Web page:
Of all the ways I could choose to fill my spare time, I’ve managed to pick some incredibly tedious, punishing yard projects. It must be from my inherited Polish virtues, a strong back and a weak mind. I intend to fill my back yard with about a meter of soil, all of which must be carted in by hand, since the house is built too close to the lot lines on the sides for even a small truck to pass. It’s an eighth of an acre back there, multiplied by a meter, which equals an ungodly amount of wheelbarrowing. In part to reduce the final amount of fill needed, the back yard will have two terraces, an upper terrace at the elevation of the house that will run in an undulating curve across the back yard from fence to fence, and a second lower terrace that will be about a meter below that. In order to contain the upper terrace, I have to build two retaining walls. The one running from one side of the yard to the other will be a dry laid stone wall. The other runs along my southerly fence. Ideally, that would be a proper column and beam, with pilings under the columns and a poured concrete wall up to the level of the concrete apron. From there it would have a about a meter of brick topped with an iron fence. The funds for a wall of that kind are about five years off if I’m really lucky. So in the meantime, since the volume of soil I’m retaining on the side there on the side of the house is not huge, I figure five or six courses of brick on a sand footing out to hold for a few years. Strictly temporary. Of course, nothing is so permanent as that which is temporary, my old boss Joe used to say. But I’m ignoring that for now.

Wobbly wall
Wobbly wall

So I’ve started on my brick wall, and I’ll be darned if the thing isn’t profoundly warped already. By that I mean, warped in all three dimensions, up-down-left-right and back to front. There is not a level brick in the whole 50′ length. Maybe a Free Mason out there would be willing to teach a Slav Digger like me some of their guild’s hidden knowledge. I don’t need the heavy gnostic stuff (they got that from the Muslims anyway), just the secret of how to make a wall that doesn’t suck.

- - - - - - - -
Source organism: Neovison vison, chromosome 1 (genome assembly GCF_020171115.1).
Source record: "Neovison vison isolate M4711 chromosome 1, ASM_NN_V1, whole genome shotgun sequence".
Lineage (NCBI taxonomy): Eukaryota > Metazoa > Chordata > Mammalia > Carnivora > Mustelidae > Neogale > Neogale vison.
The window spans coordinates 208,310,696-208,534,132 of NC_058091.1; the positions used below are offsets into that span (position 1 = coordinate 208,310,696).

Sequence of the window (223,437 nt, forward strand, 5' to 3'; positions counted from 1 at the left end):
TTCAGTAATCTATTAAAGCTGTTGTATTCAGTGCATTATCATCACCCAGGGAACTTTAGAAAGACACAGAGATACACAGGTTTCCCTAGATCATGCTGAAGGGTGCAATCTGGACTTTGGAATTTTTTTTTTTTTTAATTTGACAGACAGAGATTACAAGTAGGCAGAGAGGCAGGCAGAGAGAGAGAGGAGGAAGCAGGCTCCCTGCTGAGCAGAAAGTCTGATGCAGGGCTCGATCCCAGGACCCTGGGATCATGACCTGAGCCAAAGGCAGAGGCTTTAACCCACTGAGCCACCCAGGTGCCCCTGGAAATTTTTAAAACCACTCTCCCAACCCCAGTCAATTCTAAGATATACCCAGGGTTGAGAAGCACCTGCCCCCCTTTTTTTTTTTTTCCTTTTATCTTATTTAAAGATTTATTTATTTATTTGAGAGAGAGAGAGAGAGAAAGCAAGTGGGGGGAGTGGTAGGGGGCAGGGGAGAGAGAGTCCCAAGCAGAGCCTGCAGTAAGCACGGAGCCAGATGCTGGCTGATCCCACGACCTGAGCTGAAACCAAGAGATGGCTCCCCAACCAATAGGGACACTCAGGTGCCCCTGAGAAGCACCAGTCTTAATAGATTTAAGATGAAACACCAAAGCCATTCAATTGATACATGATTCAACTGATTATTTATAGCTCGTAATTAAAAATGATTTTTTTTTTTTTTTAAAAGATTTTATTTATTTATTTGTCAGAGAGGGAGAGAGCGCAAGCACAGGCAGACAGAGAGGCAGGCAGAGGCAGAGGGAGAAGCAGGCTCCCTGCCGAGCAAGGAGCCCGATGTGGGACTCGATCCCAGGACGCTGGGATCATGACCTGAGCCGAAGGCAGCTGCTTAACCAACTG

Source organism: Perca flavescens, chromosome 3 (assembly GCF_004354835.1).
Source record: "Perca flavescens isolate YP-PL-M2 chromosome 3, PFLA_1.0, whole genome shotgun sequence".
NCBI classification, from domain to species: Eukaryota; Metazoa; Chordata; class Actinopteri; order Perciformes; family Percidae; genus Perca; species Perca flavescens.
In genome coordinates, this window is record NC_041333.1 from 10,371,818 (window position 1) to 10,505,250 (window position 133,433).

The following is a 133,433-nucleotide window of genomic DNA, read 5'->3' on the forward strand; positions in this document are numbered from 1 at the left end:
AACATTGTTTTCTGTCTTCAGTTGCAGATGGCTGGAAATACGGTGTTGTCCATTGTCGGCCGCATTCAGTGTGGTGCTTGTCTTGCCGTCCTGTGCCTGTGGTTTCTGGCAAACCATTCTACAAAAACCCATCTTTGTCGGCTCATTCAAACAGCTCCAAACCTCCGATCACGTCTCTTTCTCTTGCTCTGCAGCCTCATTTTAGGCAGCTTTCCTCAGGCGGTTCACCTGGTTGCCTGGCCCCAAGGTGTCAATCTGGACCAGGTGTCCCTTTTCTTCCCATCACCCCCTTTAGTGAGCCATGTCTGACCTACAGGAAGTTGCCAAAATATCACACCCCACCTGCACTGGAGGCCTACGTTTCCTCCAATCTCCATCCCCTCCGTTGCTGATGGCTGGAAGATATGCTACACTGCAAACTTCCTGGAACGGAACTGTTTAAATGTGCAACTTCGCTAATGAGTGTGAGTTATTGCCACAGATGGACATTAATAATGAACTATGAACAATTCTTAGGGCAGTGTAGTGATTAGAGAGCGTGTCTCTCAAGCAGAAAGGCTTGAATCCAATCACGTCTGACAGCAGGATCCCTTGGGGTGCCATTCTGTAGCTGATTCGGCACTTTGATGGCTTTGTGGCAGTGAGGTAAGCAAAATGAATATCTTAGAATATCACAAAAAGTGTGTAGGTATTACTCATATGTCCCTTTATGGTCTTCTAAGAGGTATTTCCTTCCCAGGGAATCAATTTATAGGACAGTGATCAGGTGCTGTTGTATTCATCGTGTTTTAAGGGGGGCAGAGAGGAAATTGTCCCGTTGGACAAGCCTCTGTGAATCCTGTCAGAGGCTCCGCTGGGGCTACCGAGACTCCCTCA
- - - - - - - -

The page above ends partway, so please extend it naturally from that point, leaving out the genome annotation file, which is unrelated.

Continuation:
In between bouts with the wall, I’ve been digging out chunks of concrete construction debris that are shallowly buried throughout the yard. As always, the landscape was made to cover the colossal mess left by all the other trades. The area under the future upper terrace is not important since it will be buried deep but the lower terrace will just be 3-4″ above it’s current elevation. At least the debris can be recycled into the dry stone wall.

Cangkul changkul malay hoe
Cangkul changkul malay hoe

But all the digging and prying has taken a toll on my only shovel, a short handled spade. If that breaks, I don’t know what I’ll do. Good shovels are hard to find. Shovels here are usually flimsy things not made for real work, called sekop in Bahasa Malaysia. I was lucky to find mine for six ringgit in Satok. The towkay must have been dying to get rid of it, since it was the only one in the store. So what do the poor things do without a decent shovel, you might ask yourself. Well, the principal soil working instrument around here is the cangkul, pronounced changkul, a tool resembling a brutal, outsize hoe. The cangkul is used by swinging it out in front of the body with arms extended to about shoulder height and then bringing it down to the target.

I can’t stand them.

They’re too big and heavy for actual hoeing, difficult to aim, awkward to remove the loosened soil, and to pry with them you have to push away from your body after striking. Why is it that the cangkul is the preferred tool here instead of the shovel, when the shovel is clearly, clearly a more elegant, refined and suitable tool? I believe the answer lies in the foot, or more specifically, what is on the foot. The vast majority of people who dig for a living in the cangkul belt do so in chappels, flip-flops, slippers. I’m still surprised when I see workers clambering around a construction site wearing such things. (At best they wear Adidas payak, swamp adidas, a solid molded rubber shoe, the main manufacturer of which, here in Sarawak, has a swiped Adidas logo on it.) With footwear like that, you can’t stomp down on a shovel! The shovel requires the boot – the cangkul can be operated barefoot. If you have other opinions about the origin of the cangkul, or just want to defend it against my ethnocentric shovel-loving, you may leave a comment below.